By Bill Bartleman firstname.lastname@example.org
"It put out 22 bales in 15 minutes," said Greg Cook, spokesman for Bechtel Jacobs Co., the contractor hired by the U.S. Department of Energy to do the work. By the end of the day, it produced about 60 bales, three times the number produced over the past three weeks.
"The engineers think they've found the problem," Cook said. "But we want to keep running it for a couple of days to make sure they are right." He said the problem will be disclosed when workers confirm it has been fixed.
The cleanup plan, developed after several months of study, involves dumping the drums onto a conveyor belt that carries them to a shredder and into a baler. The bales are then placed in special containers so they can be shipped to a hazardous waste burial site in Utah.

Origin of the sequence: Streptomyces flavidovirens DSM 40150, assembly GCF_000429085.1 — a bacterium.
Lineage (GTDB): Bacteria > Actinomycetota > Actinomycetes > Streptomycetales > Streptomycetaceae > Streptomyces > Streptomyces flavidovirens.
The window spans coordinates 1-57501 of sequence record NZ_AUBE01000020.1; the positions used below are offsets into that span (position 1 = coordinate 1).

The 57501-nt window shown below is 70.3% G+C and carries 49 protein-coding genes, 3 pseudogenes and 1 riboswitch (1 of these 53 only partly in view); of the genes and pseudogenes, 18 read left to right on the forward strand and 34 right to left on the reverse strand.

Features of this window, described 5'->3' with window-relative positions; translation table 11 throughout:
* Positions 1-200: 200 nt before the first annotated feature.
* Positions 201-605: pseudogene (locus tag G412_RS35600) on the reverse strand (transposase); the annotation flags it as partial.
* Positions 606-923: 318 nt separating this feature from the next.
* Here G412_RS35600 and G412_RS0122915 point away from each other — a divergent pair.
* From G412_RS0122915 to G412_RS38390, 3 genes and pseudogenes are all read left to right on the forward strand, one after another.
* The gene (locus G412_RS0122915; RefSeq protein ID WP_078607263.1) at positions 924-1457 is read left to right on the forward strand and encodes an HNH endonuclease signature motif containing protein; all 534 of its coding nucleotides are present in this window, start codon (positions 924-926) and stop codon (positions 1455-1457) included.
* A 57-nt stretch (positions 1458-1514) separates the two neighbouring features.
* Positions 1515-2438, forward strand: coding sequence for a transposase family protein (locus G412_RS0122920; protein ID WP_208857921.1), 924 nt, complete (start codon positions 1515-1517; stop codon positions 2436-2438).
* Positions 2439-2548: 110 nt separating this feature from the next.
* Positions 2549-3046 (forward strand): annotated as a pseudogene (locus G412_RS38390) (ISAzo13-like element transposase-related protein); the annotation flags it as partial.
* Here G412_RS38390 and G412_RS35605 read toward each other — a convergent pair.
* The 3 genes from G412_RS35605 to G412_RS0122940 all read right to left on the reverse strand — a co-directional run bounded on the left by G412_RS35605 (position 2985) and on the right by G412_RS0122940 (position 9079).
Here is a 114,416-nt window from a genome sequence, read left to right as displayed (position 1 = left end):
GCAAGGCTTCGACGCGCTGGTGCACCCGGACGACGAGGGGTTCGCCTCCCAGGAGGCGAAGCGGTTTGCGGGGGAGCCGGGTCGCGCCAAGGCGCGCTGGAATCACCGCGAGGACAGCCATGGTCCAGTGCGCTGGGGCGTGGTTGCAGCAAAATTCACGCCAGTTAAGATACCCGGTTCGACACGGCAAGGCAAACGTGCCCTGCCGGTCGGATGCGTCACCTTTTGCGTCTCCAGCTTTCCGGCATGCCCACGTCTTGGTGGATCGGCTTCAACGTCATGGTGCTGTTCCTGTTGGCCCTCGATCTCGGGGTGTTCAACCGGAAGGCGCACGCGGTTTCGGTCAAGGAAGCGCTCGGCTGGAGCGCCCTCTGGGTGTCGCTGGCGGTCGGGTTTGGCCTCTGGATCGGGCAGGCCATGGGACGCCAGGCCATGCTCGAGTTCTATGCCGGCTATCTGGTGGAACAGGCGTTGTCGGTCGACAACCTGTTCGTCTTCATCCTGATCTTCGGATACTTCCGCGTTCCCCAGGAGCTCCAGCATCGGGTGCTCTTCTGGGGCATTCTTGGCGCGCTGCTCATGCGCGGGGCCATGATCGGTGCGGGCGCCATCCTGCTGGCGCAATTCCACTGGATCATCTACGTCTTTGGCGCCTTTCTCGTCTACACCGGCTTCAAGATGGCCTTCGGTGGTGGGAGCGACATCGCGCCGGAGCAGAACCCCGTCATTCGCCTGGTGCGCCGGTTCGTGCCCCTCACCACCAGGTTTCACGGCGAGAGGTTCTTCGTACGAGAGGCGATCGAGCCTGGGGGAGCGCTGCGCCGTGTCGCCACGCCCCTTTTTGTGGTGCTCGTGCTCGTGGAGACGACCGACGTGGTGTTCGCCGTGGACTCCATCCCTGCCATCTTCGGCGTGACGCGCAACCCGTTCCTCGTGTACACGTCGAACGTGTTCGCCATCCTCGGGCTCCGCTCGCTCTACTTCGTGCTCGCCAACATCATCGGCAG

Cook said crush-and-bale cleanup work was being done Wednesday in "short spurts" because of the heat. He said workers are wearing protective clothing and respirators, which require frequent breaks in hot weather.
The drums were once used to store depleted uranium tetrafluoride, or UF4. Officials believe they have been a major source of groundwater contamination.
Cook said the fact that the shredder was working Wednesday won't stop engineers from preparing a contingency plan in case it stops working again. He said the plan should be ready by Friday.
"It has been frustrating," Cook said. "Everyone is surprised we're having a baler problem. When we started, they thought there might be problems with the shredder, but we haven't had a problem with that."
The removal of drum mountain, one of the most visible signs of pollution at the 47-year-old plant where uranium is enriched into nuclear fuel, is costing $7 million. Department of Energy officials have promised the work would be completed by the end of the year.